Some of the most exciting machines in the car world are using hybrid drive to get the best combination of electric's instant torque and efficiency, and the roaring emotional soundtrack, high-revving horsepower and easy refueling of a combustion engine.

Take BMW's extraordinary i8, with its compact three-cylinder engine driving the rear wheels and a smaller electric system driving the front ones. The combination makes for just about the ideal car for driving thrills at road speeds.

You don't see a lot of hybrid motorcycles, though – these sorts of systems are big, complicated and tough to squeeze into a bike frame where space is limited – which makes this set of CAD renders from Furion an interesting proposition.

Furion M1: Attractive trellis frame
Furion M1: Attractive trellis frame

To fit the whole shebang in, this team has gone for a compact rotary engine – a dual rotor, 654cc Wankel making 125 horses (93 kW), paired with a 55-hp (41-kW) electric motor to give a total of 180 hp (134 kW).

That's a lot of horses, it's up there with the new KTM 1290 Super Duke R at the top of the super-naked food chain. But as with the i8, it's the torque that matters here. If the Furion delivers on its spec sheet, you're looking at a monstrous 151 lb-ft (205 Nm). That's around 45 percent more torque than the Super Duper Duke, which is an absolute stomper in and of itself. And thanks to that electric motor, you're getting all that twisting force a lot sooner.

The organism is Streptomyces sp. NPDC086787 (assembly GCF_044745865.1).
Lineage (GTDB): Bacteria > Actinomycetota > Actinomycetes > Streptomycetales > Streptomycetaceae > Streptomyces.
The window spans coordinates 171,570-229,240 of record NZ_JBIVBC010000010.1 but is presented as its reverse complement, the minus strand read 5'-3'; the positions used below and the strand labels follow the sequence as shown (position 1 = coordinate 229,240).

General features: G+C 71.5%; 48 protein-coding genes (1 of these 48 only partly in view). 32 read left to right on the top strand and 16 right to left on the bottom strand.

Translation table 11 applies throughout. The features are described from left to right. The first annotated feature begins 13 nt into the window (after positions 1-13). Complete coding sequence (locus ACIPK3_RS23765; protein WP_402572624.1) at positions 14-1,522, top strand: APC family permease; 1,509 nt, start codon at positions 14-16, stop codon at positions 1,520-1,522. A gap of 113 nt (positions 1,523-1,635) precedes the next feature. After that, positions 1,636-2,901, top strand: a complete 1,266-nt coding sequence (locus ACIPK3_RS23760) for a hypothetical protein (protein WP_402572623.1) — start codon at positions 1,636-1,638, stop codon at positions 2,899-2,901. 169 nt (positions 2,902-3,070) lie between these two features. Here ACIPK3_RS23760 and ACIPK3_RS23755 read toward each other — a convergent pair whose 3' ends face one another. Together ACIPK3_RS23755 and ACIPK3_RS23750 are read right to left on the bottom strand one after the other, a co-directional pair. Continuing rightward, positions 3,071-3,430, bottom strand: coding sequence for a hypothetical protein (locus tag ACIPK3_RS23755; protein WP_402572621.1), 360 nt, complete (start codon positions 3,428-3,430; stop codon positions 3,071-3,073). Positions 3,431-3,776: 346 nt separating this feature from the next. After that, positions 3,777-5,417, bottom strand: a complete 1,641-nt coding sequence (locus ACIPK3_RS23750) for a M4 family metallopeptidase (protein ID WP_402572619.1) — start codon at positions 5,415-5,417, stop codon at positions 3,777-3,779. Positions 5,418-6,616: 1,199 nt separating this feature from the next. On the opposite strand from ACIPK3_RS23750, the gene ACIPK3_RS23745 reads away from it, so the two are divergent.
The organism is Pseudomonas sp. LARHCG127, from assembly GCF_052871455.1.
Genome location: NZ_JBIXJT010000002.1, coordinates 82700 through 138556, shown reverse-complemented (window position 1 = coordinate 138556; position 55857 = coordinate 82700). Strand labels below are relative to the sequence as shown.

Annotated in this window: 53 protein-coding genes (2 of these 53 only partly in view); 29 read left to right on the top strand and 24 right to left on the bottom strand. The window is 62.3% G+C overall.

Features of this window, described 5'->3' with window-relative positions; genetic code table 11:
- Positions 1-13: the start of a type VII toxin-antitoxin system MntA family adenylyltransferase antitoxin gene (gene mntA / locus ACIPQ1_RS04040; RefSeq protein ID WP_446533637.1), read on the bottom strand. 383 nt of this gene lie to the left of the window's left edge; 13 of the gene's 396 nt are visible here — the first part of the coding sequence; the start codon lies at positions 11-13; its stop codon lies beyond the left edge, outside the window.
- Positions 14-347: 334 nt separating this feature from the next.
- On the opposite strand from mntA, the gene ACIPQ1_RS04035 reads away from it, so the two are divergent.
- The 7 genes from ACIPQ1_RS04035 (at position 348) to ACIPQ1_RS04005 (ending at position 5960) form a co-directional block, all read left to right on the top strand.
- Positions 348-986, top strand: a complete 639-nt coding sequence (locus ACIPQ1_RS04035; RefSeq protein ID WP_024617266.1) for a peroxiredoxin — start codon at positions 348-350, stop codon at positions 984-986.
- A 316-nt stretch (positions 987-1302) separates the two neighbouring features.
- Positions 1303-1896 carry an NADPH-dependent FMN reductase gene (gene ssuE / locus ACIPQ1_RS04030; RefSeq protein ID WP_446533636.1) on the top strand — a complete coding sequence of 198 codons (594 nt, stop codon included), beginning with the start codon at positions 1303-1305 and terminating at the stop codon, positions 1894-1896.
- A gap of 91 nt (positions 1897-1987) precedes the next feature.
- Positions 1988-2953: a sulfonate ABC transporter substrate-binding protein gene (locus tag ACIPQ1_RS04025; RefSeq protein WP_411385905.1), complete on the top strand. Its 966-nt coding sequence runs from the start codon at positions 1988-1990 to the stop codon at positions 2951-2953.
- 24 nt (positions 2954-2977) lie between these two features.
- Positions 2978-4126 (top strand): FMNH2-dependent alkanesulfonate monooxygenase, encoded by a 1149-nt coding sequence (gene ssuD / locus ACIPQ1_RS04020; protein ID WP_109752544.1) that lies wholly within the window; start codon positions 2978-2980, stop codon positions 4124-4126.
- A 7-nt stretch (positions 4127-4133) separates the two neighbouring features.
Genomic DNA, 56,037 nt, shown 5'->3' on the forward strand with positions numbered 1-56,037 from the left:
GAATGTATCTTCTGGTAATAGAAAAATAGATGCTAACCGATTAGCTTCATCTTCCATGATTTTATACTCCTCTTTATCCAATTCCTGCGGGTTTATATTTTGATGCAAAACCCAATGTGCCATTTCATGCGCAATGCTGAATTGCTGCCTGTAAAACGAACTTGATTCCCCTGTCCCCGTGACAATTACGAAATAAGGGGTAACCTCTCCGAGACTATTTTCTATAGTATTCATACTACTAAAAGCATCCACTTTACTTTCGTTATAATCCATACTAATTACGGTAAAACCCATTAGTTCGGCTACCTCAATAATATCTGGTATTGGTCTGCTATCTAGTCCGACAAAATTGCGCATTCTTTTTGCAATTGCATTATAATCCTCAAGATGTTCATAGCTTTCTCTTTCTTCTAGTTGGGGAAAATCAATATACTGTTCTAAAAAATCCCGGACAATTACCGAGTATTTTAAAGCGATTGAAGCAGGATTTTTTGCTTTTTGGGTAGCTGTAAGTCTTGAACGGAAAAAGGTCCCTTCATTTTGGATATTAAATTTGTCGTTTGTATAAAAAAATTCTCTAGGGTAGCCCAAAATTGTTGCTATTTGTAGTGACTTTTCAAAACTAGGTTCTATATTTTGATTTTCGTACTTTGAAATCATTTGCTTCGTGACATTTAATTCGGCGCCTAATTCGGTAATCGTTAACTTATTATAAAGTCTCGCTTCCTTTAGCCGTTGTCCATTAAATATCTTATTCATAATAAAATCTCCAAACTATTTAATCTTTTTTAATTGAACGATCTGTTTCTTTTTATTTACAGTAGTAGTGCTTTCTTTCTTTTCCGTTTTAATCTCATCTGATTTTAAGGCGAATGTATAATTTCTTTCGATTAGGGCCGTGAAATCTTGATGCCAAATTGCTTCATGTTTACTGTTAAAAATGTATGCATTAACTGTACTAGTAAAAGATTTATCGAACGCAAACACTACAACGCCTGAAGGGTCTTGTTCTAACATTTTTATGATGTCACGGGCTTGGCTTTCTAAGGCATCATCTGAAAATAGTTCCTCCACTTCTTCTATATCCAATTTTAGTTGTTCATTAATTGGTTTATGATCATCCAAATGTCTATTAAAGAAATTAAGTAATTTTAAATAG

Power is put down through a typical six-speed transmission, and it's not clear how the two drive systems combine. Likewise, we don't know how big the lithium battery pack will be, or what all-electric range it'll have if any. However, diagrams indicate the battery pack will live under the slim seat unit, which doesn't allow space for anything very substantial.

Furion M1: dual-rotor Wankel engine in front, 55 horsepower electric stacked behind. Battery pack lives under the passenger seat and doesn't look large
Furion M1: dual-rotor Wankel engine in front, 55 horsepower electric stacked behind. Battery pack lives under the passenger seat and doesn't look large

But according to the company's calculations, the hybrid system should be great for fuel economy, with a 16-liter (4.2-gal) tank delivering more than 400 km (249 mi) of range. That's the equivalent of 4 l/100km, or just under 59 mpg.

Furion lists the wet weight of the M1 Wankel Hybrid as 209 kg (461 lb), or about 5 kg (10 lb) lighter than a fully fuelled Super Duke R. With its tasty trellis frame, digital dash, stubby bellypan exhaust and bodywork reminiscent of the Kawasaki Z series, it's not a bad looker, either.